Truth? I am of two minds, as many of you are, about the upside and downside of technology and its rapid growth as it relates to humans and our futures. Many find it difficult to cope with the speed of change. So do we just let it go where it will go or do we recognise some of the impending problems that will come with rapid growth technology? To be sure there will be issues that we will be faced with that will not be in our best interests but which we cannot change because it will be too late. There are many benefits as well therein creating the problem.
It would take years to begin to see the issues connected to rapid growth technology and by that time those particular issues won’t be relevant anymore because of the continued growth of technology. A catch 22 in the making. Here are some of the issues from many issues that are currently affected and will continue to be affected regarding the life of our global family. In no particular order:
- Education–Kids are highly adaptable and skilled when it comes to understanding and utilising rapid growth technology. Certainly on-line education will become the norm very soon but without the full support, understanding and total cooperation of the learners, school boards, teachers unions, teachers themselves and families the students will get left behind. There has to be an acceptance that each student will learn at their own speed no matter technology and if there is no concerted effort to match intake and application of education with output and confidence the student will suffer dramatically.
- Medicine–There can be no doubt about the amazing and dramatic growth of technology concerning client care, bio-engineering, diagnostic imaging and positive treatment rates in medicine. Critical medical information can be transferred from place to place with incredible speed often making the difference between life or death. Robotics in medicine have made an enormous difference in surgical success rates as well. But the one side benefit,perhaps, is that clients are living longer. But there are ethical issues that have risen around that topic. Public costs of medical treatments have also changed rapidly. Has that change or will that change contribute to a more entrenched two tier health system? More accurate diagnostics and immediate results have saved millions of lives. Medical web sites, however, are proving to be problematic because people are now ‘self diagnosing’ themselves and family members instead of seeking appropriate medical advice which can often lead to negative outcomes for all concerned.
- Technology has added to the discourse around nutrition and genetically altered foods. The information can be erroneous or it may be good but in the end the consumer is left with believing what they will. They can guess wrong creating medical problems that might not have occurred otherwise. Just because it says so on the net doesn’t make it true or close to being accurate. Nutritional technology may not be as good for us as some would like us to believe.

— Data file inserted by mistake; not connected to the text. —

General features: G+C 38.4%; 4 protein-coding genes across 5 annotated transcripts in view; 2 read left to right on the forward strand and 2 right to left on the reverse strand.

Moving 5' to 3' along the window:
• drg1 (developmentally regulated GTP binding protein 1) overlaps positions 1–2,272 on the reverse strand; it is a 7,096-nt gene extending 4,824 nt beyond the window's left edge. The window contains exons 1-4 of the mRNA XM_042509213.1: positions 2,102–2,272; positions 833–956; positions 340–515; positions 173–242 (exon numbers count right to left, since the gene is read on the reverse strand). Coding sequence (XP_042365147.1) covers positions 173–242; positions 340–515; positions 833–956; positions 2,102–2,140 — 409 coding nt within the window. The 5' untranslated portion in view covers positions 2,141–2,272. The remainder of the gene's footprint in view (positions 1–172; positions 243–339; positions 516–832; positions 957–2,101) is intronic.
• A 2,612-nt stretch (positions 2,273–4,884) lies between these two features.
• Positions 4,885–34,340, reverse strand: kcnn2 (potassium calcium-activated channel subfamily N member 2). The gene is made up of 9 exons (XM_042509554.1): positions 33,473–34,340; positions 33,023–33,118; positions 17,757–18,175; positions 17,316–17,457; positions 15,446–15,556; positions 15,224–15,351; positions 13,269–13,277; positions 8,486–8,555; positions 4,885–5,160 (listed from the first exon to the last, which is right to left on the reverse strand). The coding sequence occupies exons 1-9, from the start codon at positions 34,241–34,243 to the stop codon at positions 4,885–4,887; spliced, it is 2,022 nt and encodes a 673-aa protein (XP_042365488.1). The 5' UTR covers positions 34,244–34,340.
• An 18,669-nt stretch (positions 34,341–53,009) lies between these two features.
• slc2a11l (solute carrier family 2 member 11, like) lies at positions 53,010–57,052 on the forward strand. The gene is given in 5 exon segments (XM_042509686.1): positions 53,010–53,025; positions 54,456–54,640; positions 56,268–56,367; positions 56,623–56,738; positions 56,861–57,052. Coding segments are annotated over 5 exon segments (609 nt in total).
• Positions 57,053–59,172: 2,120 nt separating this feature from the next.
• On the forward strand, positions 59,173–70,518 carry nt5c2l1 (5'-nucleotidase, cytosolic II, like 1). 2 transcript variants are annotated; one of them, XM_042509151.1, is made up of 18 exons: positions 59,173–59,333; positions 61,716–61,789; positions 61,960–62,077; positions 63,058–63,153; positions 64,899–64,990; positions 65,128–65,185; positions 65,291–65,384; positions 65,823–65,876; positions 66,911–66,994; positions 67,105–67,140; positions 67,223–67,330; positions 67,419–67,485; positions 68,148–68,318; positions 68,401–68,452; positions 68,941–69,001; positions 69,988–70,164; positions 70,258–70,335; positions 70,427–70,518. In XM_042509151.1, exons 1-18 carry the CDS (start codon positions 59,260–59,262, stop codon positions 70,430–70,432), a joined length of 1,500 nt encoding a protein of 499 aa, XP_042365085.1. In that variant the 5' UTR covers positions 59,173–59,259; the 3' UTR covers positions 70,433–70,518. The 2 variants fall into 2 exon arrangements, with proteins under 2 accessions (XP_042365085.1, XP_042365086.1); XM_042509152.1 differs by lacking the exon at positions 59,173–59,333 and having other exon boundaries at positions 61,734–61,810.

- Changes in how we manage the environment, to me, are ALL good. Going back to old methods would be irresponsible and naive–pure and simple.
- The one great concern I have with rapid growth technology is this: a) children and young adults alike are losing the desire and the ability to communicate on a face-to-face basis. I have witnessed two kids walking down the street side by side talking to one another on their phones. Others have become ‘shut-ins’ by choice, have shunned their peers and have developed addictions to the net and video games. They choose to avoid day to day contact with the outside world believing it is safer and more healthy to remain inside. They can remain ‘in touch’ by social media instead of personal contact. Of course this is their choice but it takes away from the one important need of most humans and that is to remain connected to and in touch with other humans. b) As a society we have become dangerously reliable on our technological devices–what would happen if for or by some reason we lost our hydro supply for a week or two? Of course we would survive but how and under what circumstances is my question?
As for the rapid technology question what I see is some really helpful and transformative developments in the quality of our lives. I also see a propaganda campaign that is and has been waged to encourage us to believe we can not live without these devices in our lives. As a result a few visionaries have become obscenely wealthy because of it. Economically I don’t believe that the majority of average Canadians and Americans are better off. The question remains: Have we experienced an overall increase in the quality of our lives?
I think that rapid growth technology is a good thing overall but only if we remain cognisant of the pit falls and we understand how to remain in sight of our humanity. In the end WE still decide but for how much longer?
“It has become appallingly obvious that our technology has exceeded our humanity”–Albert Einstein
Anyway, that’s how I see it–thanks for stopping by, Jim
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